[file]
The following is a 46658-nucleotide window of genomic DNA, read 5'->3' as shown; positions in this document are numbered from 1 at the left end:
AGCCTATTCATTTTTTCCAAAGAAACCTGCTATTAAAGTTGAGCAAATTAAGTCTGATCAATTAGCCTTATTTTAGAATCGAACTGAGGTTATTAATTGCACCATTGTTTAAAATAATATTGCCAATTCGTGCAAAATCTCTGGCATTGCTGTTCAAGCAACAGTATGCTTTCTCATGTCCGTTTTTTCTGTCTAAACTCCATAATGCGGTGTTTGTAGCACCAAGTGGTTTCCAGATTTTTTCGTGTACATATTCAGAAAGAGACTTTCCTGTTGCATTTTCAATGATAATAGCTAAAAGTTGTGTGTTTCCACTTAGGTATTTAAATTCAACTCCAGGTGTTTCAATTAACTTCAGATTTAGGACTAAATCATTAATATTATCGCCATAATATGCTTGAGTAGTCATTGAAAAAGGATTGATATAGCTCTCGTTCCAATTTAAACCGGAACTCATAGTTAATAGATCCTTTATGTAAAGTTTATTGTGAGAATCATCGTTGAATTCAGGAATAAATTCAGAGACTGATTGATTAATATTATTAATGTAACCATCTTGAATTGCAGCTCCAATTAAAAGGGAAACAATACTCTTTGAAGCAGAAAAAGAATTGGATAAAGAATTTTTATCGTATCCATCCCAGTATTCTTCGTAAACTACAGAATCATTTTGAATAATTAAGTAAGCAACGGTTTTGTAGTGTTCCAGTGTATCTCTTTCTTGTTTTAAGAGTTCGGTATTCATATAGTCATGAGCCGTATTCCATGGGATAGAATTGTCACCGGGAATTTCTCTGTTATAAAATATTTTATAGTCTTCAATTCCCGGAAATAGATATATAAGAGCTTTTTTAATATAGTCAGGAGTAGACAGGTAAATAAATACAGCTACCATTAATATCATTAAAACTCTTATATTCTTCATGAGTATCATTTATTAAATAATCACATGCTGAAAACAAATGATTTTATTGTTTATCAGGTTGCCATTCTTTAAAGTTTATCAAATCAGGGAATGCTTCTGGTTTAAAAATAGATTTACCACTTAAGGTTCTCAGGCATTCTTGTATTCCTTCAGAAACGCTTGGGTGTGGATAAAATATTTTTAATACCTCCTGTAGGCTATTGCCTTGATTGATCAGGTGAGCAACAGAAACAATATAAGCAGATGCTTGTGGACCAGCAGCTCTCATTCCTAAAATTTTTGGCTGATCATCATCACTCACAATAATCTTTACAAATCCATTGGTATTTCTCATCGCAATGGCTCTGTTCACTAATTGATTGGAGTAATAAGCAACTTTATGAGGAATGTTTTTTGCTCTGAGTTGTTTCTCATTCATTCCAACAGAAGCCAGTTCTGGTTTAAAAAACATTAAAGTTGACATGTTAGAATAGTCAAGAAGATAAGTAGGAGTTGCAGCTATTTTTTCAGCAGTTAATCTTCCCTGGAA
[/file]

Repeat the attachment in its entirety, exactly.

The following is a 46658-nucleotide window of genomic DNA, read 5'->3' as shown; positions in this document are numbered from 1 at the left end:
AGCCTATTCATTTTTTCCAAAGAAACCTGCTATTAAAGTTGAGCAAATTAAGTCTGATCAATTAGCCTTATTTTAGAATCGAACTGAGGTTATTAATTGCACCATTGTTTAAAATAATATTGCCAATTCGTGCAAAATCTCTGGCATTGCTGTTCAAGCAACAGTATGCTTTCTCATGTCCGTTTTTTCTGTCTAAACTCCATAATGCGGTGTTTGTAGCACCAAGTGGTTTCCAGATTTTTTCGTGTACATATTCAGAAAGAGACTTTCCTGTTGCATTTTCAATGATAATAGCTAAAAGTTGTGTGTTTCCACTTAGGTATTTAAATTCAACTCCAGGTGTTTCAATTAACTTCAGATTTAGGACTAAATCATTAATATTATCGCCATAATATGCTTGAGTAGTCATTGAAAAAGGATTGATATAGCTCTCGTTCCAATTTAAACCGGAACTCATAGTTAATAGATCCTTTATGTAAAGTTTATTGTGAGAATCATCGTTGAATTCAGGAATAAATTCAGAGACTGATTGATTAATATTATTAATGTAACCATCTTGAATTGCAGCTCCAATTAAAAGGGAAACAATACTCTTTGAAGCAGAAAAAGAATTGGATAAAGAATTTTTATCGTATCCATCCCAGTATTCTTCGTAAACTACAGAATCATTTTGAATAATTAAGTAAGCAACGGTTTTGTAGTGTTCCAGTGTATCTCTTTCTTGTTTTAAGAGTTCGGTATTCATATAGTCATGAGCCGTATTCCATGGGATAGAATTGTCACCGGGAATTTCTCTGTTATAAAATATTTTATAGTCTTCAATTCCCGGAAATAGATATATAAGAGCTTTTTTAATATAGTCAGGAGTAGACAGGTAAATAAATACAGCTACCATTAATATCATTAAAACTCTTATATTCTTCATGAGTATCATTTATTAAATAATCACATGCTGAAAACAAATGATTTTATTGTTTATCAGGTTGCCATTCTTTAAAGTTTATCAAATCAGGGAATGCTTCTGGTTTAAAAATAGATTTACCACTTAAGGTTCTCAGGCATTCTTGTATTCCTTCAGAAACGCTTGGGTGTGGATAAAATATTTTTAATACCTCCTGTAGGCTATTGCCTTGATTGATCAGGTGAGCAACAGAAACAATATAAGCAGATGCTTGTGGACCAGCAGCTCTCATTCCTAAAATTTTTGGCTGATCATCATCACTCACAATAATCTTTACAAATCCATTGGTATTTCTCATCGCAATGGCTCTGTTCACTAATTGATTGGAGTAATAAGCAACTTTATGAGGAATGTTTTTTGCTCTGAGTTGTTTCTCATTCATTCCAACAGAAGCCAGTTCTGGTTTAAAAAACATTAAAGTTGACATGTTAGAATAGTCAAGAAGATAAGTAGGAGTTGCAGCTATTTTTTCAGCAGTTAATCTTCCCTGGAA